US President Donald Trump toured Apple's Texas factory, as scheduled before, on Wednesday. The president also put out a weird claim – in a tweet the same day, he stated that he "opened" the plant to "bring back high-paying jobs to America."
Actually, a company called Flex has been assembling the Mac Pro PCs in the plant since 2013. But, in September this year, the Trump administration exempted Apple from tariffs, which made it possible to produce the PC in Texas itself.
Donald Trump has also stated that he is looking at further exemptions to make the production of Apple devices in the US cheaper.
Apple has also announced a new three million-square-foot campus in Austin, Texas. It won't be a factory where PCs are produced, but instead be dedicated to research and development. The company says that it will house 5,000 employees.
"Building the Mac Pro, Apple's most powerful device ever, in Austin is both a point of pride and a testament to the enduring power of American ingenuity," Apple CEO Tim Cook stated in a formal press release issued on Wednesday on the Apple Website.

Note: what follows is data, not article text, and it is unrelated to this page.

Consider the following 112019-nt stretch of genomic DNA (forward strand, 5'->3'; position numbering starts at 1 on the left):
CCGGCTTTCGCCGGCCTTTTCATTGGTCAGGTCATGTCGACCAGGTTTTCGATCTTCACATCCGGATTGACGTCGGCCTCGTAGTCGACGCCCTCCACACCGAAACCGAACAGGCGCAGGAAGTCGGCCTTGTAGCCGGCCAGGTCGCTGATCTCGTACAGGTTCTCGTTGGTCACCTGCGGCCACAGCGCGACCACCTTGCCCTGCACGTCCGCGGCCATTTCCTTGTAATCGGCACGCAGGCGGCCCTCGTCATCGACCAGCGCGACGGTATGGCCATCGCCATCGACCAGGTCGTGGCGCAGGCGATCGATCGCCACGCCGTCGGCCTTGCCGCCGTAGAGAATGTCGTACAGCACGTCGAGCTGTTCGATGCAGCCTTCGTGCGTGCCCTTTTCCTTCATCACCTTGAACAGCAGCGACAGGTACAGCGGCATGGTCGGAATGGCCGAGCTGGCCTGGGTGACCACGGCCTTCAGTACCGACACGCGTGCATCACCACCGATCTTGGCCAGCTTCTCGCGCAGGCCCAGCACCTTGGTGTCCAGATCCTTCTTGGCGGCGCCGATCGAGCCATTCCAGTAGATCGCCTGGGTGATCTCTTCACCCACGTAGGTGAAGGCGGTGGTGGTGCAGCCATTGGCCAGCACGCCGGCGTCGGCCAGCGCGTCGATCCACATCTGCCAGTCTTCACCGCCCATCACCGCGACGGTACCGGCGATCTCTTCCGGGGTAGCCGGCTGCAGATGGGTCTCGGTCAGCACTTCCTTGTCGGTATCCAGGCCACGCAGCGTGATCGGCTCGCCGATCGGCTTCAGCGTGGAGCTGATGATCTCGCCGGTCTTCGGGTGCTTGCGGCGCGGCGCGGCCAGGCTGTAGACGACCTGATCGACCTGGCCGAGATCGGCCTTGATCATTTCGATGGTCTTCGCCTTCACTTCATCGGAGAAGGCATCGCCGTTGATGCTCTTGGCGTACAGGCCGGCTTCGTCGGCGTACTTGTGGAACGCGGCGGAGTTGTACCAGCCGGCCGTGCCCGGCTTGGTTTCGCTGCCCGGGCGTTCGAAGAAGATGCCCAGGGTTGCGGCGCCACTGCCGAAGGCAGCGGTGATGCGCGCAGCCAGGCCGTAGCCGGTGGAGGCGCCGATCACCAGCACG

Trump has stated that shifting production from China to the US is not just a challenge of cost, it is about exemptions. The US is not a protectionist economy like China and if it issues certain exemptions to Apple, it will also have to issue those protections to its rivals from other geographies such as Samsung.
The president has been trying to eke out trade deals with these countries to have a workable arrangement.
The biggest test of getting these jobs back to America will be whether Apple's leading product is ever produced, even partially, in the US. The company shipped 218 million iPhones in 2018, most of which were assembled in China.
A lot has been going on and everything including the US-China trade war will have implications on how Apple's future shapes up.